Mission Society of the Philippines

Homilies

23rd SUNDAY C

Lk 14:25-33

WITH THE ADVENT of social networking websites, following has taken a new form. The new cry today is: “Follow us on Twitter, Facebook, Instagram and Snapchat”. These websites aim at getting the most number of “followers” for promotion and also, product advertisement. The bigger the number of followers, the better! So, in these websites, quantity matters.

The gospel today says that great crowds were traveling with Jesus. We can only surmise that these people were impressed by Jesus’ preaching and miracles, and thus, they must be eager to join him and become his disciples. But with his succeeding exhortations, it appears that Jesus damps down their enthusiasm by throwing them challenges which are difficult to accomplish. Jesus did not soften or modify the conditions of discipleship so as to gain a large following. Rather, he insisted on it by showing them that discipleship is indeed his business and there is a cost of discipleship. Jesus mentioned three things: a) hatred toward father, mother, children et al.; b) carrying the cross; and c) renunciation of possessions.

First, Jesus says, “If anyone comes to me without hating his father and mother, wife and children, brothers and sisters, and even his own life, he cannot be my disciple”. Hatred here should be understood properly. It is a hyperbole. It is to be compared to what Matthew says in Chapter 10:37, “Whoever loves father or mother more than me is not worthy of me”.

Discipleship demands self-giving to God. A disciple gives himself /herself totally to God. A disciple gives everything to God. Thus, Jesus wanted to get rid of the hindrances to this new relationship. One hindrance could be the family. Family relationship and cohesiveness is of prime importance to the Jews. This is also true to other cultures, like the Philippines. We naturally value our family because it is a source of our security and support. We cannot live without it. But then too much attachment can be dangerous to discipleship. Too much love for the family could lead to wrong priorities in life. If we value family more than God, then it could be a problem.

Secondly, Jesus says, “Whoever does not carry his own cross and come after me cannot be my disciple.” The Cross is the hallmark of Christianity. Its signification is always important to us. We cannot live without it.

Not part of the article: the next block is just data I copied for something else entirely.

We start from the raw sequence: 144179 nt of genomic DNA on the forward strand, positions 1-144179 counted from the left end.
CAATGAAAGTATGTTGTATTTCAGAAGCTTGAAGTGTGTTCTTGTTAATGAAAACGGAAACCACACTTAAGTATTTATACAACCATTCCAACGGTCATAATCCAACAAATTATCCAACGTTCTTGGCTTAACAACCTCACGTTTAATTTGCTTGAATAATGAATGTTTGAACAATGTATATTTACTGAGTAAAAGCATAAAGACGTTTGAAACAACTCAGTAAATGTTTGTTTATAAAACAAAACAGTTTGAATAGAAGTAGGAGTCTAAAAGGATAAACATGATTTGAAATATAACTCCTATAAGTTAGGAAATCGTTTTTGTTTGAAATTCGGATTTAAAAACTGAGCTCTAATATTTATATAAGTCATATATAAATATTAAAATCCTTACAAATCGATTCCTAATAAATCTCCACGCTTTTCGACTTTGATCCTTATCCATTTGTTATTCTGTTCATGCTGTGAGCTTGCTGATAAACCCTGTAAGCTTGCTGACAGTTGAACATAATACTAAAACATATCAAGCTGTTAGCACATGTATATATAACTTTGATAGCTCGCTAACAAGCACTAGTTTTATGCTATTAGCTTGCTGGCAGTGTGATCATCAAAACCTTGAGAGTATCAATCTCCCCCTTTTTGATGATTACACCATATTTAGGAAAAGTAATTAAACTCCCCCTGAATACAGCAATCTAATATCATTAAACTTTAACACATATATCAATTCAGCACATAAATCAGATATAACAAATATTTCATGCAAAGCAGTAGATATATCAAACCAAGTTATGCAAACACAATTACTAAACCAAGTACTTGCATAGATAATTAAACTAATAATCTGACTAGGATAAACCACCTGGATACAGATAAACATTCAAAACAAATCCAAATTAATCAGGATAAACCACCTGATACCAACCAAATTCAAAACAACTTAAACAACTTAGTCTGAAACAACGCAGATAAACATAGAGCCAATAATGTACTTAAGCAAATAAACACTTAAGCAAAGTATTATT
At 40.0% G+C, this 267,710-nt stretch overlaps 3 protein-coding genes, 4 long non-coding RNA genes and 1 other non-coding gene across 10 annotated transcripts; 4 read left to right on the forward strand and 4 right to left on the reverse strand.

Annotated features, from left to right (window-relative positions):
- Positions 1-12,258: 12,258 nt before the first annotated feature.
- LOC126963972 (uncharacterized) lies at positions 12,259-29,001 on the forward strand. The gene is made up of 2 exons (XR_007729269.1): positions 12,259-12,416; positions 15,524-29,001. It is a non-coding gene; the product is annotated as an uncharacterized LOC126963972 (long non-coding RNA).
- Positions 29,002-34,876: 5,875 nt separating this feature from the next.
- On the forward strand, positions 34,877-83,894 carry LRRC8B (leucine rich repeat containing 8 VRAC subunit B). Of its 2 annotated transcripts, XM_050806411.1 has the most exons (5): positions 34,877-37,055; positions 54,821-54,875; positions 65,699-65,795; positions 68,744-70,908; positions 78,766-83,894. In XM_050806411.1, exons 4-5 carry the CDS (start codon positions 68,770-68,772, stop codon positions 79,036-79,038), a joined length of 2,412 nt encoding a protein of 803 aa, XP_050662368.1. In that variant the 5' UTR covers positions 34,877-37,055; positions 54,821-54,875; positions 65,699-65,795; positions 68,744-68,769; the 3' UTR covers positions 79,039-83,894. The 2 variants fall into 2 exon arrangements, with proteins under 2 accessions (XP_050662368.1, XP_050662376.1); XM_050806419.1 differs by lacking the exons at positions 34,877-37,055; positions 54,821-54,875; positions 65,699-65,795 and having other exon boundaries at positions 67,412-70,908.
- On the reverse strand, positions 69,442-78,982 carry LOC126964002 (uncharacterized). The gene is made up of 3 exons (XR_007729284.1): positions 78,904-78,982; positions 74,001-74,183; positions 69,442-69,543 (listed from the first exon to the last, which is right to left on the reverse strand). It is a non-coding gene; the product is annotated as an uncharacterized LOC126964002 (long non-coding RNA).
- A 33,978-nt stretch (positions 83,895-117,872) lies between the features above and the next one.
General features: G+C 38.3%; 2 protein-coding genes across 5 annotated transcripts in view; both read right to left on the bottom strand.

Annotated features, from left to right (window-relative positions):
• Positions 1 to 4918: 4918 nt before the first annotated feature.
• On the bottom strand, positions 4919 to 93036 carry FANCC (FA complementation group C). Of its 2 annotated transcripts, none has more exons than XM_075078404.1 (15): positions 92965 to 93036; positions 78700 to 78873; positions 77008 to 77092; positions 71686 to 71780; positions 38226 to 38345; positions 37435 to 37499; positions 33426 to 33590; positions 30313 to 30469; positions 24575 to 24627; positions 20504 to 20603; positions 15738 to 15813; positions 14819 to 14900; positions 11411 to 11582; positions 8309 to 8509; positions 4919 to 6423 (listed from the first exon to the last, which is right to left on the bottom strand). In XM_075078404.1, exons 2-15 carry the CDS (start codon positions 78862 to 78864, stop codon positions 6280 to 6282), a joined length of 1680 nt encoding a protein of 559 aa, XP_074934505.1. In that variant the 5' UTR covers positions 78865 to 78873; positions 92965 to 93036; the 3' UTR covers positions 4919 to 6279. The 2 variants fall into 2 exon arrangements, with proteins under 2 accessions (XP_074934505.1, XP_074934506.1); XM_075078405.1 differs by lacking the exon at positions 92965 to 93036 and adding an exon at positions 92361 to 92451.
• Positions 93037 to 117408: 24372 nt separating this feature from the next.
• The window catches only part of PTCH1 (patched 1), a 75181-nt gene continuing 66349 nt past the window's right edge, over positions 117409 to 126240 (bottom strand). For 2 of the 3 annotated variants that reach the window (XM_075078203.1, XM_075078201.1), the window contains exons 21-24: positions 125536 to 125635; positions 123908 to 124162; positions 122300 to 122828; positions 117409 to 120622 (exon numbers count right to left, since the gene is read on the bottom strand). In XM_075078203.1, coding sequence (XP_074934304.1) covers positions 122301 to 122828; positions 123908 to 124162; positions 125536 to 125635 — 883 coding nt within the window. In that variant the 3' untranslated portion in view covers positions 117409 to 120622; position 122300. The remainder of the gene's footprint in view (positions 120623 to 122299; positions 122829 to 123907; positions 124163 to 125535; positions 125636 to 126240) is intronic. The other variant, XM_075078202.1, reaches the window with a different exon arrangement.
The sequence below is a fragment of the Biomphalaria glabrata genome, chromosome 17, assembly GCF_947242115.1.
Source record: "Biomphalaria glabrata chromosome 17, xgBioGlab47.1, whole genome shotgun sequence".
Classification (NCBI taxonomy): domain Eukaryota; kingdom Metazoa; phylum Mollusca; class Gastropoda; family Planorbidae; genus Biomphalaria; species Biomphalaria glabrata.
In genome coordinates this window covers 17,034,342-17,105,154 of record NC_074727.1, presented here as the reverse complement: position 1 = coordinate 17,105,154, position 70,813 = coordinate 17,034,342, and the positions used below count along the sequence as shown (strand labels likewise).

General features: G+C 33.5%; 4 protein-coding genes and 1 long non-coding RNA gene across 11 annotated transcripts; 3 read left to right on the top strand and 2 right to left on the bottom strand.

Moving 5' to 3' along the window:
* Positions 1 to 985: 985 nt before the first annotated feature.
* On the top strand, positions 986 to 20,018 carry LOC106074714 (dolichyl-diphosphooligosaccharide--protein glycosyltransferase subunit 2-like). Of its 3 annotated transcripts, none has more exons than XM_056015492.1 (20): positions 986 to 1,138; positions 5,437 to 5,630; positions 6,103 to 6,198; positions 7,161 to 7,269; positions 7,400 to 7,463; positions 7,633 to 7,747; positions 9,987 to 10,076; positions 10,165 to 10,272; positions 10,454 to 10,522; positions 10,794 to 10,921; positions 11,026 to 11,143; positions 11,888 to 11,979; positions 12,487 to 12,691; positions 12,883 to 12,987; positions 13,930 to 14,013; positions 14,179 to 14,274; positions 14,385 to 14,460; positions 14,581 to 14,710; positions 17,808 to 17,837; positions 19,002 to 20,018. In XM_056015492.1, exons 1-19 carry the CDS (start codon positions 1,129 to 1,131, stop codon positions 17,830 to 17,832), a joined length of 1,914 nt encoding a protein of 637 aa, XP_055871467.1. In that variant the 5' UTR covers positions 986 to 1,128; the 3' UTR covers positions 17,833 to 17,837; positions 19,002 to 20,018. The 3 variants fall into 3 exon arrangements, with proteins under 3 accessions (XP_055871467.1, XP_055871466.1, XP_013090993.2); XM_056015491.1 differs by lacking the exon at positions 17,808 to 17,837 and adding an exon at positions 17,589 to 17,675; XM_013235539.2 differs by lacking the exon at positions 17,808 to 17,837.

Discipleship demands self-sacrifice. Abandoning the family cannot be easy. Only those people who have the ability to sacrifice can accomplish this. Sacrifice is not alien to us. In our day-to-day existence, we see and hear stories of sacrifices. Some parents leave their children at home and migrate to other countries for economic reasons. It was a great sacrifice for them, and they are hurting. They have felt the pain of separating themselves from their children.

We can translate this experience of sacrifice to our relationship with God. God’s words are not easy to swallow and God’s commandments are not easyto follow. Why? Because they run counter to the values of the world. This is where self-sacrifice is needed.

Thirdly, Jesus says, “Anyone of you who does not renounce all his possessions cannot be my disciple.” The other hindrance to following Jesus could be possessions or riches. Obsessions with possessions can be dangerous because these would become our “gods,” and therefore, the true God would be left out. Possessions are important for our personal growth, but these should not hinder our following of Christ. This is the root of the problem in the so-called affluent or rich countries. Because they are economically or financially well, they no longer have the need of God. What is God for, they ask.

Let us remember that Jesus is interested with the quality of our discipleship. Following Jesus demands loving Him more than our family, offering of sacrifice, and loving Him more than what we possess. The followers in Facebook, Twitter etc. do not have these qualities. Jesus wants a real and genuine following. He wants us to be his true followers, his true disciples.


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